It’s become clear that both Donald Sterling and his estranged wife Shelly are not going to give up their ownership stake in the Clippers without a fight.
It’s also become obvious that due to the backlash from Sterling’s racist remarks, NBA commissioner Adam Silver had no choice in removing Donald immediately, even at the risk of a prolonged battle in the courts at some point in the future.
Shelly, however, hasn’t been banned, and still makes appearances at Clippers home games. As she continues to try position herself to maintain her ownership stake in the team, it appears as though that won’t at all be deemed acceptable by many observers of the situation, including the players in Los Angeles.
From Eric Prisbell of USA Today:
Magic Johnson said Friday that none of the current Los Angeles Clippers players would play for the team if Shelly Sterling, the estranged wife of team owner Donald Sterling, retains her 50% ownership stake in the team.
“Those guys are not going to play for anybody (named) Sterling,” Johnson told USA TODAY Sports and two other reporters at the Omni Dallas Hotel. “It’s just how it is. It’s hard to separate the two. … It’s going to be hard for them to sell that to the fans and definitely to the players.”
This issue may become complicated from a legal standpoint before it’s all said and done, but it’s extremely simple in the minds of the players.
If the Sterling family has any portion of future involvement with the Clippers, the league is going to have a huge backlash on its hands, and the commissioner knows it. That’s why the NBA moved swiftly, and continues to take measured steps in terminating Sterling’s ownership .
NEW YORK (AP) — Former NBA point guard Jason Williams will miss six to eight months after suffering a knee injury in the opening game of the Big3.
Corey Maggette, also injured in the opening week of Ice Cube’s 3-on-3 league of former NBA players, had surgery for a leg injury. There is no timetable for his return.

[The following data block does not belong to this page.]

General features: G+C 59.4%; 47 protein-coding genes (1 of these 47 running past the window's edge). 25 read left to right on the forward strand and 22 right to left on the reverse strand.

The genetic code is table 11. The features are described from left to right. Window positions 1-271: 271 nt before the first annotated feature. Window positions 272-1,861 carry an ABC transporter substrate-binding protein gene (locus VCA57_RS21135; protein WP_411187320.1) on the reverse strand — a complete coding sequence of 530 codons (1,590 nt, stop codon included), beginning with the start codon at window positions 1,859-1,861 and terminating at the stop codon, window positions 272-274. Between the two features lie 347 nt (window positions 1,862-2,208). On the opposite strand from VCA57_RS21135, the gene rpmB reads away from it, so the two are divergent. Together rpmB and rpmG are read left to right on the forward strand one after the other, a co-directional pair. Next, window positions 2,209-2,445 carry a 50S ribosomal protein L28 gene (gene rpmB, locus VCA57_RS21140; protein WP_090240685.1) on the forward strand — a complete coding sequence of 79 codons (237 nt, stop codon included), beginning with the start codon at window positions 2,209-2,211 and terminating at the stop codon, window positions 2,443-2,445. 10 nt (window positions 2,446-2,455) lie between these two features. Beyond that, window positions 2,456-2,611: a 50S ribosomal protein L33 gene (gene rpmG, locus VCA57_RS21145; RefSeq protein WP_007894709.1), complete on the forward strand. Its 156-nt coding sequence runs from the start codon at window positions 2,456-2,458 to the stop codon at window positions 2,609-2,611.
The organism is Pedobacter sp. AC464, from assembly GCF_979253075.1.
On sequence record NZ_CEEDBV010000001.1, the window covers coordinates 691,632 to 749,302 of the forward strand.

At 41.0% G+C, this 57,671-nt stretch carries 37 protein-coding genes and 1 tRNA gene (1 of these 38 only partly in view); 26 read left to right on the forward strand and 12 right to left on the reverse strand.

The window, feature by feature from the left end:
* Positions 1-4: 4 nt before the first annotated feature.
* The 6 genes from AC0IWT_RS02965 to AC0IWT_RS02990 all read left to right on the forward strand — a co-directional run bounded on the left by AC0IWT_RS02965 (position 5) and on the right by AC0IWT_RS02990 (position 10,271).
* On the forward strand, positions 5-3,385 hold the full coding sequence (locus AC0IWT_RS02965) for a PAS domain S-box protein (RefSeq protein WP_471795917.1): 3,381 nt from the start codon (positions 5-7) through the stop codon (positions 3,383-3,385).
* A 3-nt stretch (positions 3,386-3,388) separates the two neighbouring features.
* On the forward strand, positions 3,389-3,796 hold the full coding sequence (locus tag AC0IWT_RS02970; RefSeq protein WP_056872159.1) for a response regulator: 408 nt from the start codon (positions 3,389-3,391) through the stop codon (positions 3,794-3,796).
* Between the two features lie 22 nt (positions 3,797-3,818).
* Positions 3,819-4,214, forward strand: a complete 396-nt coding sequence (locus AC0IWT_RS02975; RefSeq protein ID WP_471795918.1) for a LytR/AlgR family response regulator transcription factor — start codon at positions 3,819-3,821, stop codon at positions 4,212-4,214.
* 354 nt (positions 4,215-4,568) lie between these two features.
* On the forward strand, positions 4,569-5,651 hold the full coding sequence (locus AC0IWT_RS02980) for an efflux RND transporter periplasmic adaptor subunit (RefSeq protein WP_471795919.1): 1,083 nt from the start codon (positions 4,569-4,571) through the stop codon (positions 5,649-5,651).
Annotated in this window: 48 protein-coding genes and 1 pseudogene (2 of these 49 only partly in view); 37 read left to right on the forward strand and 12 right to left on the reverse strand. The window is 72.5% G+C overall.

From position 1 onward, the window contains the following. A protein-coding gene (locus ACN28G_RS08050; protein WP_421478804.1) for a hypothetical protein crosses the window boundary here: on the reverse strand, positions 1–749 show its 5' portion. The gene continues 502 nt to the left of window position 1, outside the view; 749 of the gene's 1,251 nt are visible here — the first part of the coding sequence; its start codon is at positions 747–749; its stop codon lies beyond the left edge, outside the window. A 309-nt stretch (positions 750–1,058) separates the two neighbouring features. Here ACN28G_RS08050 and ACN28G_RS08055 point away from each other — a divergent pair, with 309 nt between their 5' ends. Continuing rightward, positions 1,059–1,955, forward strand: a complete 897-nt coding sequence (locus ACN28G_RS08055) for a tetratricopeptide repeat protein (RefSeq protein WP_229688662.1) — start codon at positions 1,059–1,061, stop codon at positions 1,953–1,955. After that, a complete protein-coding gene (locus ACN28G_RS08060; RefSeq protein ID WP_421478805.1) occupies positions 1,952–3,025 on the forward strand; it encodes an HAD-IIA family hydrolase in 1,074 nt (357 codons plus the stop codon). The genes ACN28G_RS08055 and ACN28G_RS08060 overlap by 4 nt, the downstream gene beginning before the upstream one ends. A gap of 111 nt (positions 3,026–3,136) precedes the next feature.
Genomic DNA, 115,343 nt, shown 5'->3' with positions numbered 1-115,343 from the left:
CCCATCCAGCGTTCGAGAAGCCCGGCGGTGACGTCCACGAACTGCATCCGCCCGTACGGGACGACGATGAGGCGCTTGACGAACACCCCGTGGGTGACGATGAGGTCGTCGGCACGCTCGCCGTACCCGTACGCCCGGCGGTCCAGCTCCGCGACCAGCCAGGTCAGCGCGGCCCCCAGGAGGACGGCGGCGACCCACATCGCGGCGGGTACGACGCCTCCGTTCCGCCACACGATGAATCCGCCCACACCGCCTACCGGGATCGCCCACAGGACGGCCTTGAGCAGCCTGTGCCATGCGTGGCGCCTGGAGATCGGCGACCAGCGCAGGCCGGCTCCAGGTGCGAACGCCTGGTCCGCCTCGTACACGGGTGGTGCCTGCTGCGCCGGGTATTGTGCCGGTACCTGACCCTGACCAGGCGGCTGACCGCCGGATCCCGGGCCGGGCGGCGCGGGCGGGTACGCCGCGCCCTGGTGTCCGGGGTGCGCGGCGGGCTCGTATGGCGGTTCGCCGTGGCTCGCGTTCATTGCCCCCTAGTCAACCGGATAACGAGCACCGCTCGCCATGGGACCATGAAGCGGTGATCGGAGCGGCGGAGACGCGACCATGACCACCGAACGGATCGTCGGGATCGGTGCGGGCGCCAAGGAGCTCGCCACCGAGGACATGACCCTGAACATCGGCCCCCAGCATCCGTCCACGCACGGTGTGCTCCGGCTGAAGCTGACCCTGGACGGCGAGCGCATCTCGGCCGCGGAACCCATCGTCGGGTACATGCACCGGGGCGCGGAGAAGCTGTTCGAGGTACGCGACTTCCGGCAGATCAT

The injuries were announced Wednesday during a conference call with Cube and Big3 co-founder Jeff Kwatinetz, who also detailed a couple rules changes starting with this weekend’s game in Charlotte, North Carolina.
Games will be played to 50 points, instead of 60, with halftime coming when the first team reaches 25 points. Cube said that would help the four games per day move more quickly.
Phil Jackson’s exit is already opening doors for the Knicks.
No position differs more in the triangle from modern spread NBA offenses than point guard. But without Jackson demanding his point guard fit such a narrow profile, New York can pursue greater talents – like Jeff Teague.
Ian Begley of ESPN:
With Phil Jackson out and the triangle de-emphasized, the Knicks, under general manager Steve Mills, have interest in free agent point guard Jeff Teague, league sources told ESPN. League sources say the interest in Teague is mutual.
The Knicks aren’t as desperate at point guard after drafting Frank Ntilikina, but Ntilikina probably isn’t ready to run an offense full-time yet. Teague could be a stopgap – which might be necessary considering New York can’t easily pivot into rebuilding with Carmelo Anthony, Joakim Noah and Courtney Lee locked up.
Teague’s future with the Pacers appears uncertain with Paul George on the trade block. A key part of Larry Bird’s retooling last summer, Teague and Indiana might be headed in different directions now.
The Knicks make as much sense as anywhere for Teague – now that Jackson is gone.
The Rockets and Clippers both turned aggressive with today’s Chris Paul trade.
Houston is making a bold attempt to overtake the Warriors (a plan that could include other big moves). The Clippers are launching into rebuilding.
Kurt Helin breaks down what it means for both teams.
The Knicks did well to part ways with Phil Jackson, but where does New York go from here?
Masai Ujiri? David Griffin? Someone else?
Kurt Helin breaks down Jim Dolan’s options – and the approach the Knicks owner should take.